Prosodic Phonology: With a New Foreword
Prosodic Phonology by Marina Nespor and Irene Vogel is now available again. "Nespor & Vogel 1986" is a citation classic - even after twenty years, it is still recognized as the standard resource on Prosodic Phonology. This groundbreaking work introduces all of the prosodic constituents (syllable, foot, word, clitic group, phonological phrase, intonational phrase and utterance) and provides evidence for each one from numerous languages.
Prosodic Phonology also includes a chapter in which experimental psycholinguistic data support the proposed hierarchy.A perceptual study provides evidence that prosodic constituent structure - not syntactic constituent structure - predicts whether listeners are able to disambiguate different types of ambiguous sentences. A chapter on the phonology of poetic meter examines portions of Dante's Divine Comedy.It is demonstrated that the constituents proposed for spoken language also make interesting predictions about literary metrical patterns.
Prosodic Phonology is an important reference not only for phonologists, but for all linguists interested in the issue of interfaces among the components of grammar.It is also a basic resource for psycholinguists and cognitive scientists working on linguistic perception and language acquisition.
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Furthermore, it has provided information regarding the roles that the constituents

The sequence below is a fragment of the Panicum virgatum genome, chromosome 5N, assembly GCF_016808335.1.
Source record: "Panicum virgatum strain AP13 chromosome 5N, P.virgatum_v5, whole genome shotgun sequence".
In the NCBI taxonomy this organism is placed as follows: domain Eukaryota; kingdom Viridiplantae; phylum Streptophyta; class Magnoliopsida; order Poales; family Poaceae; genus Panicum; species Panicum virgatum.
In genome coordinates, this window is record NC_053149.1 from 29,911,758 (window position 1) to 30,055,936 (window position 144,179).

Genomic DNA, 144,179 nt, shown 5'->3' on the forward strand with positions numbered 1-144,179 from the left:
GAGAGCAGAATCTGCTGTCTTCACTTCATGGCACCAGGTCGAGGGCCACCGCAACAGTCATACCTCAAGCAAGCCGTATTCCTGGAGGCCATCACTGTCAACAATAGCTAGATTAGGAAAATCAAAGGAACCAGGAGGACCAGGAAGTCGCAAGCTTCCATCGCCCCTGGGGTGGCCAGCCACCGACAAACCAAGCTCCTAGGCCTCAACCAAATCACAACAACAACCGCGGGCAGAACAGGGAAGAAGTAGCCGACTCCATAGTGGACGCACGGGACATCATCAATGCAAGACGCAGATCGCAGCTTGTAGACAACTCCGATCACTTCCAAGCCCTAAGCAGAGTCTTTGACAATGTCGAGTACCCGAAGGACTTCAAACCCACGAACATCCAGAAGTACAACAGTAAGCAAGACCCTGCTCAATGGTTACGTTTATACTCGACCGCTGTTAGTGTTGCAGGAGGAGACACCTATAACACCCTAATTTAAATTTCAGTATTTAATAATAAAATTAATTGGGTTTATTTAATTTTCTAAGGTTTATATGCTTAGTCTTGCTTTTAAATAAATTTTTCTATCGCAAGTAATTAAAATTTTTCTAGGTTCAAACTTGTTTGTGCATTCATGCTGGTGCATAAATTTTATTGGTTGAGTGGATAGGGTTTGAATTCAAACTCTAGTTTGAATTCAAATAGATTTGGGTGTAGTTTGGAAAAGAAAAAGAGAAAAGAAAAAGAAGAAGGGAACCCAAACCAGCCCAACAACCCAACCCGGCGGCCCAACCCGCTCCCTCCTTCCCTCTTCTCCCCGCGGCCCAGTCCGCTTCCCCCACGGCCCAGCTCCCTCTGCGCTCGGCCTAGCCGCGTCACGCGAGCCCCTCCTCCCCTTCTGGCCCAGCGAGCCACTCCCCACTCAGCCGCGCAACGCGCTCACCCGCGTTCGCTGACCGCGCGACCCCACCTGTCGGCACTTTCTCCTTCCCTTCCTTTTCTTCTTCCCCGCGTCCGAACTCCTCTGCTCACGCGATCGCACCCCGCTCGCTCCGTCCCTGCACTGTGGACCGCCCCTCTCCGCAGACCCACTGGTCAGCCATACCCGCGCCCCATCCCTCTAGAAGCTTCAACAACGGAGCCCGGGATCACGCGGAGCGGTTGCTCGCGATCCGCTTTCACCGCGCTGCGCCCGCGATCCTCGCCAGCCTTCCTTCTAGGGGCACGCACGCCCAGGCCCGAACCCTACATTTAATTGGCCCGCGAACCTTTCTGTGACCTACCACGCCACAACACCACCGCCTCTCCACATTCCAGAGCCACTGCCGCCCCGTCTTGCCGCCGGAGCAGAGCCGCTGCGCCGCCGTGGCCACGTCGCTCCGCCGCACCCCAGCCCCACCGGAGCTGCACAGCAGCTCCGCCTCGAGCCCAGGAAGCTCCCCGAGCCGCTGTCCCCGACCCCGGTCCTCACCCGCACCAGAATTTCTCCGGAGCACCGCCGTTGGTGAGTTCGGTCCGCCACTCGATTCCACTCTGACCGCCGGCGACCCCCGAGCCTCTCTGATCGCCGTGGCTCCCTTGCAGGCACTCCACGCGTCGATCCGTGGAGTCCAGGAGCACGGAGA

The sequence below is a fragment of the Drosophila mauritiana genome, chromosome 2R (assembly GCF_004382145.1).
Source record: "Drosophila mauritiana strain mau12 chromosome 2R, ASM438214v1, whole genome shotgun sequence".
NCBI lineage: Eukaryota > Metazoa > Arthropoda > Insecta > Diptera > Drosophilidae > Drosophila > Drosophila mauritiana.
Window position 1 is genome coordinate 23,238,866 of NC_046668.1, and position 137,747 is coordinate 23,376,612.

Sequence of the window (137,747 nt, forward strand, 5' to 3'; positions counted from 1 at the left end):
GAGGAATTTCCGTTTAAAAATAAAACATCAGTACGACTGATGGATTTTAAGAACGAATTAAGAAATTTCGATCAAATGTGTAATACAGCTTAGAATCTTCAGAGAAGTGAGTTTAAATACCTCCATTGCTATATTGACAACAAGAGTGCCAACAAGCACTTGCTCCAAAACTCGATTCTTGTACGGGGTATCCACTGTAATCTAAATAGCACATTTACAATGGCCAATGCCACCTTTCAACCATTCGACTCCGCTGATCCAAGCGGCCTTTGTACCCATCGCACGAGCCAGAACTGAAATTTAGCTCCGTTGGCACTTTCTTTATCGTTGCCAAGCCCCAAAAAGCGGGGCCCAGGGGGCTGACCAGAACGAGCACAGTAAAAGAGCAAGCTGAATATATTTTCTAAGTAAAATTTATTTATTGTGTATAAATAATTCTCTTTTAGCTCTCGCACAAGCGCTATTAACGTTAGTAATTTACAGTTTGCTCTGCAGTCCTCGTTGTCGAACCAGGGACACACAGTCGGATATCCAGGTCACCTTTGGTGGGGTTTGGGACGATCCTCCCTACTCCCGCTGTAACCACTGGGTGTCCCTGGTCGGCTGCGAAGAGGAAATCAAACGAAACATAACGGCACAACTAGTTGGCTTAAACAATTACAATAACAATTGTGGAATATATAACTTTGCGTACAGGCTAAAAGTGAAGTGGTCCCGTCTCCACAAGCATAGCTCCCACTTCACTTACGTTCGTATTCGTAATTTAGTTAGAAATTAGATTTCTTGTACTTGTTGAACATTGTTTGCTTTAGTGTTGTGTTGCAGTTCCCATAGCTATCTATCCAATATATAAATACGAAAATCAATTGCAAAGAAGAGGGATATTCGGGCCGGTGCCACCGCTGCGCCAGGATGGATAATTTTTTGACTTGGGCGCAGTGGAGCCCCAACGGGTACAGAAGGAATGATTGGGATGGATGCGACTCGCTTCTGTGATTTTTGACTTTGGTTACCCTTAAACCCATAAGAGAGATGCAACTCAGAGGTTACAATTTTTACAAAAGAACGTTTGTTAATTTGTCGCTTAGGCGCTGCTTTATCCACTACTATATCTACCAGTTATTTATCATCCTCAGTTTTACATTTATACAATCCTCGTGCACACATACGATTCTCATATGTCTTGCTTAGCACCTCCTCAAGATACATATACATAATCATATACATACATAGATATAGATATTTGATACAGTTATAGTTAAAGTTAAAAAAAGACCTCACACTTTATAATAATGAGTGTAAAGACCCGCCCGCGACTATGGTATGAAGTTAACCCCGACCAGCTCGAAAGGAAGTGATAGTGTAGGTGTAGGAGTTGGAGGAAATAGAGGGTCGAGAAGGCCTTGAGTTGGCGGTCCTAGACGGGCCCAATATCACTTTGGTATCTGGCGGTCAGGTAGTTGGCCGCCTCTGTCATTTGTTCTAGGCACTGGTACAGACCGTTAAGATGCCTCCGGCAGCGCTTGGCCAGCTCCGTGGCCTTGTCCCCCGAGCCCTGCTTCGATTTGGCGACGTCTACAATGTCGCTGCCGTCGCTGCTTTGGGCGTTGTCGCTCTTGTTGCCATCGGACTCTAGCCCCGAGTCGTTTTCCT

defined in PP play in the processing and acquisition of language. It is our hope
that these observations, in combination with the original text, will continue to ...
Preliminaries 1.0. Introduction In early generative theory, phonology was
characterized by a linear organization of segments and a set of phonological
rules whose domains of application were implicitly defined in terms of the
boundaries of the ...
that apply in relation to it, but also by the different principles on the basis of which
it is defined. That is, each constituent of the prosodic hierarchy draws on different
types of phonological and nonphonological information in the definition of its ...
In the first part of this chapter, we will briefly discuss the types of rules that are not
subsumed under our definition of purely phonological rules. In the second and
third sections, a number of arguments will be presented that demonstrate why ...
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Chapter 9 Prosodic Constituents and Disambiguation
Chapter 10 Prosodic Domains and the Meter of the Commedia
Chapter 11 Conclusions
Language and Rule Index